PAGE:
3 Tips on Managing Employee Time Off Over the Christmas Period

Author: Eugenija Steponkute
Published: 18/11/2020
managing employee time

Winter festivities put a strain on many companies. We want to support business owners and managing directors in preparing their organisations for it. In this article, we will share tips on how to grant your staff Christmas time off in a strategic, business-preserving way.

Some people start Christmas preparations in November. Others refuse to think of Christmas until December 1st. And as an employer, the earlier you start planning for the festive period, the better.

Many businesses see a spike in demand for their products or services during the Christmas season. If you’re one of them, then it simply isn’t feasible to grant your entire team time off over the period. But don’t worry. We are here to save you some Christmas-induced headaches.

How to Manage Staff Holidays?

Before we dive into a specific list aimed at the Christmas period, let’s look at some general tips on how to manage staff holidays:

  1. Have a clear holiday policy;

  2. Block out times when no time off will be granted;

  3. Outline times when time off must be taken;

  4. Adopt a holiday management system to be notified and review holiday requests on the go;

  5. Create a process of booking time off;

  6. Set a limit on how many team members can be on annual leave simultaneously; 

  7. Define a notice period before requesting time off;

  8. Define a notice period for yourself to reject the request;

  9. Have a calendar that shows who is off and until when;

  10. Optimise to operate on a first-come, first-served basis.

Once you have these things in order, we can start talking about a more specific period.

3 Tips on Managing Employee’s Holidays Over Christmas

Minimise stress and ensure you and your team can get into the festive spirit this year. Here are tips on how to effectively manage employee annual leave over the Christmas period.

1. Inform Employees of Your Leave Policy

Prioritise making your team aware of your leave policy for the festive period. As the gov.uk website states, employers are entitled to:

  • tell employees to take leave, including over Christmas;

  • restrict when leave can be taken, such as over busy periods (i.e. Christmas).

If you look back at the general tips we’ve shared at the start, this is almost a summary of them all. But let’s add some depth to it and discuss the details.

First of all, the notice period must be at least twice as long as the leave you want your staff to take. You need to tell workers before the notice period begins. If you know that Christmas is one of your busiest periods, you should be encouraging staff to take regular breaks throughout the year. This is also important for their well-being.

Ensure you have a strategy to minimise disruption by keeping track of each team's annual leave. Simultaneously, make sure that a minimum amount of employees work at any one time for each team. Timesheet Portal's time off management module allows you to do just that, preventing having too many people off at the same time. It also manages annual allowances and carryovers, as well as lets you book, approve and manage time off. Additionally, it comes with an adjustable holiday calendar you can customise to your needs.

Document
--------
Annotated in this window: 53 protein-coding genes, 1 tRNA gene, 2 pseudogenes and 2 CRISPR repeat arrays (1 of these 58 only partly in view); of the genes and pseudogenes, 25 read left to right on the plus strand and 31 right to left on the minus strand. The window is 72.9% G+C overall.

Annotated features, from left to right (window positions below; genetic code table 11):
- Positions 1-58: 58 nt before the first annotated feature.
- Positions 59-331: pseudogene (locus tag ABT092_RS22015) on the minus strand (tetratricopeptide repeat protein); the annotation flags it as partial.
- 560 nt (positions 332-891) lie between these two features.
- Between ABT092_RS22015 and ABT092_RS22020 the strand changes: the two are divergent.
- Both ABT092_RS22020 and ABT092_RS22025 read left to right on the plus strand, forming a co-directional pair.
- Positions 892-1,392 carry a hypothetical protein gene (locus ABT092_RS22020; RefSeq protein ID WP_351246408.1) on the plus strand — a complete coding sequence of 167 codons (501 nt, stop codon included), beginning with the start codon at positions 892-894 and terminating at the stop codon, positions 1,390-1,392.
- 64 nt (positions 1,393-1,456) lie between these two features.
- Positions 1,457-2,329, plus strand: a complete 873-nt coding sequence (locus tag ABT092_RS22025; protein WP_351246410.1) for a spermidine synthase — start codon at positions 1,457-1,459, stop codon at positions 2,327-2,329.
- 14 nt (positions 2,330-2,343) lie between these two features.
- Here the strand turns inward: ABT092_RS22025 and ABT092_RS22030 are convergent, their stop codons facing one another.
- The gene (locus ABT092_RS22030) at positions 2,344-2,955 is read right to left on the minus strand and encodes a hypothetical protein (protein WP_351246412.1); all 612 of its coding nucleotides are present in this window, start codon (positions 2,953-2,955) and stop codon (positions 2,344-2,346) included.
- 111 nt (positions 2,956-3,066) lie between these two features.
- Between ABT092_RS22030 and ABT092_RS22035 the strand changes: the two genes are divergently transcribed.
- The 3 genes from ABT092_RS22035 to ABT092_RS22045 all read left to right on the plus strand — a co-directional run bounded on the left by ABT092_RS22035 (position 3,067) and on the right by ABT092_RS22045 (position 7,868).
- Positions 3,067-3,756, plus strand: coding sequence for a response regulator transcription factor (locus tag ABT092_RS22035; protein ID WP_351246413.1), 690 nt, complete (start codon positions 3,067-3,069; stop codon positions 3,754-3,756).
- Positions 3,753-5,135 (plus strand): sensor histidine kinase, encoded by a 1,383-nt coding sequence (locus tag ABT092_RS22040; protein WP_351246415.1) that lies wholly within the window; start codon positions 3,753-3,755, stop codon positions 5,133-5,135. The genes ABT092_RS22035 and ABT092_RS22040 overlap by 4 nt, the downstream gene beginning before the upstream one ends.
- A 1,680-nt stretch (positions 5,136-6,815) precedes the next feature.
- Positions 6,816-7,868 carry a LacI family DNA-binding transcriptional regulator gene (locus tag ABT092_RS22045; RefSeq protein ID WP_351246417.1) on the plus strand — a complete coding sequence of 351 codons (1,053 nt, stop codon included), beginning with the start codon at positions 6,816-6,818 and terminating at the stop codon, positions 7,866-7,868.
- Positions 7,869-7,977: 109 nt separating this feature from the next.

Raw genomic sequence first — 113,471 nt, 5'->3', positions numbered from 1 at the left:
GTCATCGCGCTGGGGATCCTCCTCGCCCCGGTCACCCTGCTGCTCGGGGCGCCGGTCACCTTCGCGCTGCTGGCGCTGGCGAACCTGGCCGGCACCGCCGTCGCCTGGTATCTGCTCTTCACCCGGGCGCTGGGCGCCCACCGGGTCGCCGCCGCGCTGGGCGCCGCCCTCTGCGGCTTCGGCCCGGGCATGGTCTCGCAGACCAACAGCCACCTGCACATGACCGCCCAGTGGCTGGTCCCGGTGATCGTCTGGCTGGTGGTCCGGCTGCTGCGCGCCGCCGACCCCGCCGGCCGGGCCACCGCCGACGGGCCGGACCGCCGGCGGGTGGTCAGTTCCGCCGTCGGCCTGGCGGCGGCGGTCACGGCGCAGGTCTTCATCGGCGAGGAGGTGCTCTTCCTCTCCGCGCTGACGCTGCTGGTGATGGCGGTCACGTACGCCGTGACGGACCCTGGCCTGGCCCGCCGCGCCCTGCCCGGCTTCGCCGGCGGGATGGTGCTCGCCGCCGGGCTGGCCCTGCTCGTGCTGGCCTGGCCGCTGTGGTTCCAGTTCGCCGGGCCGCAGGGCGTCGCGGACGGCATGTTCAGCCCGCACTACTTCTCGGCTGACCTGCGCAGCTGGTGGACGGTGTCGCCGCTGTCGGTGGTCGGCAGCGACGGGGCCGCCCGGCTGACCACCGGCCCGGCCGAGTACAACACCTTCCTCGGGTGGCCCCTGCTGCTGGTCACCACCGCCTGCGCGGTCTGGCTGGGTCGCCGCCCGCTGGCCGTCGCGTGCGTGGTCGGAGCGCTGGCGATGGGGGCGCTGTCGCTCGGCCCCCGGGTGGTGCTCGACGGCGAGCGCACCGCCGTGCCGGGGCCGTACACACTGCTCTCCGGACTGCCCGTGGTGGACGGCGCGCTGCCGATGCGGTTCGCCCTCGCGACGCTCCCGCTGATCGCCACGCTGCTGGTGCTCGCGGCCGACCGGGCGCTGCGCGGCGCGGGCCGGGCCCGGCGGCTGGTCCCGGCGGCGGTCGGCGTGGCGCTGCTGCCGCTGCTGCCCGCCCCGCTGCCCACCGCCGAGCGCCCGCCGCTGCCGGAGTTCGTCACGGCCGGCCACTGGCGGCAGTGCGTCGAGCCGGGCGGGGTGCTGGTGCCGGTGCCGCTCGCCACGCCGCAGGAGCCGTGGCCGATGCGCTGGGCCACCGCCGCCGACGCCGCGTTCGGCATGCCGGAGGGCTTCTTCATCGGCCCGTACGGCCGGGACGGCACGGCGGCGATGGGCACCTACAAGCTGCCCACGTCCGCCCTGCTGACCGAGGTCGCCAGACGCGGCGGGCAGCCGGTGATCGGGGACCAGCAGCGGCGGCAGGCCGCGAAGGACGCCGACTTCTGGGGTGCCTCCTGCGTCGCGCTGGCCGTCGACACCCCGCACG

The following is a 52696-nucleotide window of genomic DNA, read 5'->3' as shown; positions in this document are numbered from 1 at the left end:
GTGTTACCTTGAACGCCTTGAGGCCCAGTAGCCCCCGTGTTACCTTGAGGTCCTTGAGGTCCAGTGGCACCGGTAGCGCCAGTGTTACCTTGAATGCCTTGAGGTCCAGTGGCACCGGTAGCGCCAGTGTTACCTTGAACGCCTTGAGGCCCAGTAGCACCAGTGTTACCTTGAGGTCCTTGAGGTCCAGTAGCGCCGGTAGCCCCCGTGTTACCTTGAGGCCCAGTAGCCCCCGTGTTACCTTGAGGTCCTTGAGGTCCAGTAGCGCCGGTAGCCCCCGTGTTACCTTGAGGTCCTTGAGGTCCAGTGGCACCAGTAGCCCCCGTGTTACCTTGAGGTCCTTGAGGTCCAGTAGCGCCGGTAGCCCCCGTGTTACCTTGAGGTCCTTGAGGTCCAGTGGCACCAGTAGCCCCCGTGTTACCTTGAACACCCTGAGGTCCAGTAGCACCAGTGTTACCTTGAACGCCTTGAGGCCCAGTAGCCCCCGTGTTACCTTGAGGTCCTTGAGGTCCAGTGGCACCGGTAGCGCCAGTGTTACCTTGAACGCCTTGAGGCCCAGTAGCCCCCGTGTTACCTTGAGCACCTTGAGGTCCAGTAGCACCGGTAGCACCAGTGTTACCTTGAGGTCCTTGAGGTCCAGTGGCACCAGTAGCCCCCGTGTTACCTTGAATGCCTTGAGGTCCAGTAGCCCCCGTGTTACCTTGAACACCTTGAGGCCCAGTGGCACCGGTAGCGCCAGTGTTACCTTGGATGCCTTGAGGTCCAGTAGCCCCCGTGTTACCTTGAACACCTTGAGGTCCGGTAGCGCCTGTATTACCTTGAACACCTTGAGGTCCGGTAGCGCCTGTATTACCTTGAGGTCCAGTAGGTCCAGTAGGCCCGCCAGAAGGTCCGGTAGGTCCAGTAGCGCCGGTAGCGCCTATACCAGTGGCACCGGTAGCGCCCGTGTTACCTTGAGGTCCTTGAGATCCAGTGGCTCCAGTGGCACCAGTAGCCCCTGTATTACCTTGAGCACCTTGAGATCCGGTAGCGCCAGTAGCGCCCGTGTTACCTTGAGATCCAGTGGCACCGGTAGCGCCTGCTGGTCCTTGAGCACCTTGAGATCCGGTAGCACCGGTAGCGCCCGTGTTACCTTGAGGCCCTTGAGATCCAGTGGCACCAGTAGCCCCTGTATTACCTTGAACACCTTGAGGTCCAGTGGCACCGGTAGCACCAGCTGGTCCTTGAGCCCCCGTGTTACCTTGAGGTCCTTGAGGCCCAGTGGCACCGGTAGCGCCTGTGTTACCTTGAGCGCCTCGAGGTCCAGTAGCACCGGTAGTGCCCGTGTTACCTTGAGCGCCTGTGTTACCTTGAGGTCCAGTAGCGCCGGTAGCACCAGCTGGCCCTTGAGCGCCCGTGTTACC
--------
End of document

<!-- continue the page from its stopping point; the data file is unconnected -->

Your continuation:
2. Ensure Everyone’s Aware of Holiday Carry Over

The government passed a couple of new laws in March 2020 to address the pandemic. According to them, staff can carry over up to four weeks of the paid holiday into the following two leave years. Employees may not have used up their full holiday entitlement, because of restrictions preventing them from traveling. Alternatively, some struggled to disconnect their workspace from their home space, meaning they wouldn’t get to enjoy any downtime.

Rather than have all staff take their remaining allowance at the end of the year, make sure they know that they can carry over leave. This benefits both parties. It means employees can better utilise their time off how they please now, and you can better manage the demand over the festive season.

3. Set Expectations with Clients

When it comes to clients, the best thing you can be is honest. Let them know turnaround times might be a little slower for a couple of weeks as your business operates with a smaller workforce. While this might mean inconvenience to them, transparency normally builds trust. It in turn contributes to stronger relationships.

By managing expectations, you position yourself as a responsible and truthful partner. You will learn that most clients won’t just be very understanding but also appreciative of you giving heads up. As well as of you still doing your best to deliver value, even against the odds. 


The Christmas period can get very stressful for employers, leaving little to no festive spirit to enjoy. However, if you start planning employee time off ahead of time, it can be easily averted. And if you’re not a fan of beginning to think of Christmas mid-autumn - we’ve got a solution for you.

Our automated time-off booking module makes the process of staying on top of festive season holidays very streamlined and overall easier. And, if you are starting your Christmas prep now, you can try it out for free.

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